m c6hdicmi'hiy 6t thbso Illegal oporn-
tibns, Jbut 'huhdrods of (thousands nf
acres itnlion tin, by his companies fqr
.IpbQri flurpqses, wero ptplon undqr
&2P1fllaHfl we(l-known formula."
t Buf V'o. moat sensational hcquisl-
tldn'bnrthe( part of'thoVoyerhaoitsbri
j intelostsr--"onoi ot the most istupenn
I doa steals over engineered in this
I cfluntryBaysjJr. Noreross-was nut
throJqlKjjjpl1 lnvjolation of miifsjEaF; ,
u. Lb"tjSsderffio progctlng . wlnfl
I ,o8 bnooed .W 08 teinz
the lnw, obligingly extended for tho
occasion. Wo read:
"Prior to 1897 access to tho public
lands of the United States was limited
to tho actual settler, who could go
in and ncquiro ono hundred and slxtv
acres (a quarter section) of land un
der tho Homestead act. In that year
tho vicious Lieu Selection act war
passed. At that timo the once enor
mous timber resources of tho middle
west, and more particularly tho tim
ber tracts, of Wisconsin, Michigan
Minnesota and tho Mississippi river
section, whore tho Weyerhaeuser com
panies wero operating, had been prac
tlcally exhausted. The Weyerhaeuser
people wero casting about for other
lands. Tho south and east offered no
real relief. True, the great fields of
Washington, Oregon, Idaho, and Mon
tana wero practically untouched, but
there was no legal method of reaching
I the timber. It was tho property of
the United States and was reserved
tar the actual settler. Tho govern-
ill i coul(l not scl1 or apportion any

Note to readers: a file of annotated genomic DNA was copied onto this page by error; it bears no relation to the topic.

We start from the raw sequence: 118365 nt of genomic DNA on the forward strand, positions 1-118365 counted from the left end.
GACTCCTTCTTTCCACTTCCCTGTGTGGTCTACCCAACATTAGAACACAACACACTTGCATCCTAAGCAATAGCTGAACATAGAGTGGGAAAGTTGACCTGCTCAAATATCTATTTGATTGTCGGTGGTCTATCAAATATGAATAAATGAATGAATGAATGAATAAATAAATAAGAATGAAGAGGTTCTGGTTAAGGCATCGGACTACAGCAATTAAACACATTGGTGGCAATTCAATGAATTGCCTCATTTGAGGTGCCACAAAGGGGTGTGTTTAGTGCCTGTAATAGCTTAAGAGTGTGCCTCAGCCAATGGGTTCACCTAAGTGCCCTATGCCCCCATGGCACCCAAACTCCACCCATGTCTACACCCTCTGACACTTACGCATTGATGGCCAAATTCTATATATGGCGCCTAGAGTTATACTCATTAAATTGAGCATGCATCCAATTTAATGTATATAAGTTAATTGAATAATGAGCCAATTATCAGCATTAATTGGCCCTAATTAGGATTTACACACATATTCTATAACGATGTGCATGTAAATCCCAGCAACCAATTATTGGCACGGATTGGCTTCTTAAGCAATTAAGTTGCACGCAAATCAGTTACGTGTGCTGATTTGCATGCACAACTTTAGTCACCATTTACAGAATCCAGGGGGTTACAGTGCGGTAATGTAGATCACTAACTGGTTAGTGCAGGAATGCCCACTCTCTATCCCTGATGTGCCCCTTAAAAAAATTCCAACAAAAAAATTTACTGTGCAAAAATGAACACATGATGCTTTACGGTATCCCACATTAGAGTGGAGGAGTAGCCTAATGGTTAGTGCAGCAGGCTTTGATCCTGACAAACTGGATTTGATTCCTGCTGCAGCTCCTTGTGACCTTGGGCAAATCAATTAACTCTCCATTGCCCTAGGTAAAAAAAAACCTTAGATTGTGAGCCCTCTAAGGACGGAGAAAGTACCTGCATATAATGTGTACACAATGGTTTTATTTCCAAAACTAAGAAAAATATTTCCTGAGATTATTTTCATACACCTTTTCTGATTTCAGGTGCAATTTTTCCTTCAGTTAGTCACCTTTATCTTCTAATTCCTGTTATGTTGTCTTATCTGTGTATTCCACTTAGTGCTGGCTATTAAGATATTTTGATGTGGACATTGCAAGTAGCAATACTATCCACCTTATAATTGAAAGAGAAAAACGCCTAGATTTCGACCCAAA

of llftstf lands, and It was a settled
pollcyi to hold them. They Included
,nUlionsrfpf, acres of the finest timber
!' -IK )YJ,d- ( T,lp nverago cut an
AfiTS f)i'as,Lcn.orn0P8 .and much In ex
P W'afty btlieV Uhdwn timber tracts
'fcWybhnMhd es of 'the- lumbermen
Jiajlibeen'onithislsodtiorifand they had
iBflhom&dbWlthp.u.t, avail, .until the 1897
fipsslpn of congrflss whqn a way, wa
round tp ptjlnto thp land.
,Jf i1? closing' hours 'of tho sesslor
ot 1897 Ah' Ilbiri'rippfdliriatlng a 'atrial
iiuriv fdr lifo'rfest'l-vation1 of forest
was Introduced! and passed.' Follow
Jug HitothQ, bill camp jtho provision:
,iV'T)iaJ, in cases, jn which a ,trac.
cPv,9r,9.d M ,Wi unnorfect bona-fldf!
cln )P?,Ts Py nJ?at9nt 's included wHhirl
tholWWts 6'f'k p'Hbllc'Yor'dsf res'eWe
thoB6ttleriior ownor'thereomay, '
!lP rt98U-esnto dp, s,q,) i relinquish the
thereof sqjbct a tract of vacant land
bpen',tb seftJd'nlbiit, ubt oxfceeding IH
area tho tract covered by the claini
,nr"patpiit, apd jiq,t rqharjge, , shall bd
mt 'Mhfffiecasor thp makinsr
ot the entry, or record or Issuing tho
pritent.1 to cover 'tract 'seldcted."
'fhfs,lodkea'ilWd"ah l'nnocdnt propo
sltldn, and 'it Is1 possible that the com
mlttod that Indbrsed it and tho con
?resa that passed It wpro ignorant of
Us vlclpjm fenturps. i;t was appar
entjy an" act tp, reljoyp n poor home
stoaddr cut off by fbrest-reservatlor
dBflhltloits. It may bd of Interest to
know"1 that the 'forestdlou-selectlor
alaiiso wasr.fatherfid by Senator Pottl-i
Tqw ajjd, was ,put on as, a rldqr to
tho Sundry QM bill ip tho senate
nffor the bill llad"'1c'omo from the
'I lioUsei It Ws ph'sse'd with consurri-'
i mntoi ensof PettIgrow subsoquontlv
lodra.fiKhttorepenl ,the measure, an('
pajd that 4js, Intent and,pqrpose h,al
bpon d!Y,orted to mako Jt a vehlcjp
for loptlng thp government of Us bdsf
' 'flmlior-landi 'It'ay' be1 recorded lb
nnsslng that when congross rcallzod